St. Petersburg, Fla.-based Power Design Inc., an electrical construction company, moved to Egnyte Inc.'s cloud-based Connect application two years ago to provide better security for its mobile workforce, as well as to enable easier file sharing between employees and external partners. The company previously used Dropbox to share large files, but it didn't, at that time, offer sufficient security.
"With 130 jobs at any given time, and hundreds of suppliers, general contractors, developers, architects and everyone else, we really needed a granular permissions model for our content," said Raghu Kutty, director of IT for Power Design.
Egnyte Connect is a cloud-based enterprise collaboration application with file-based permissions and the ability to send either links or encrypted files. Employees who need to download files onto their mobile devices, such as those heading out to a job site without cell or internet access, can erase the content remotely if the device is lost.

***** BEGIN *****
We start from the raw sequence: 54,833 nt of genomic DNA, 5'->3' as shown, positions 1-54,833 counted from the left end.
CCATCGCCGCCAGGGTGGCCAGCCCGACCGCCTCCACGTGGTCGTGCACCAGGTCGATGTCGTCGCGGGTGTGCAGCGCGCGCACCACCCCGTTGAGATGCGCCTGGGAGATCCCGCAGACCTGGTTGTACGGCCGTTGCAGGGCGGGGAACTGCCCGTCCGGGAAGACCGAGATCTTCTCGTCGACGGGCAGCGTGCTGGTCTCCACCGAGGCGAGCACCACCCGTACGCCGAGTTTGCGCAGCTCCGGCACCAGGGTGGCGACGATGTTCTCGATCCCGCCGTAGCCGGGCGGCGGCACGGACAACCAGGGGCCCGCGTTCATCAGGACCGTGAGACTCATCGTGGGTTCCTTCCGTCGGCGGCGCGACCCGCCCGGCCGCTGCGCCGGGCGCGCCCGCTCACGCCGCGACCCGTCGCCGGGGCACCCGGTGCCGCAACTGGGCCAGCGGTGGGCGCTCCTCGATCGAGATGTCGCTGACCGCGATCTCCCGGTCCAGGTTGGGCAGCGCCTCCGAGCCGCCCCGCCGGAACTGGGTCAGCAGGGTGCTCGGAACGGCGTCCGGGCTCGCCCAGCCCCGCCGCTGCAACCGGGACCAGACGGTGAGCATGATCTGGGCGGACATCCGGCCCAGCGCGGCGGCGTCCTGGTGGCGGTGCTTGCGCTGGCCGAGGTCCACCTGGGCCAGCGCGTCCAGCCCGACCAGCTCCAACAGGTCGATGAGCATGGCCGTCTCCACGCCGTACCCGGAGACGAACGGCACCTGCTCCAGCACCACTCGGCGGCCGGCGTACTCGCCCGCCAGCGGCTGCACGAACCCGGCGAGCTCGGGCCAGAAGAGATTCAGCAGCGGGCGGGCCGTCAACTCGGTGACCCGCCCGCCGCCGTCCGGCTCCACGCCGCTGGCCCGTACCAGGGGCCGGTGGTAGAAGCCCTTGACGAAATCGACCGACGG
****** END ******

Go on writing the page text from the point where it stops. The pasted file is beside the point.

Administrators can also view who has downloaded what files onto what device, enabling them to flag activities that may be from unauthorized or unhappy employees. For digital content, where file-based permissions may not be part of the native application, watermarking is the best form of security, said Rob Marano, co-founder of The Hackerati, and a founder of two IT security companies.
It's important to keep in mind that, while security is a critical consideration, it's of little value if workers avoid the system. McKinnon advised carefully balancing security needs against user convenience.
"An extra security feature might be nice," she said. "But if it adds ten extra steps, employees will find a way around it."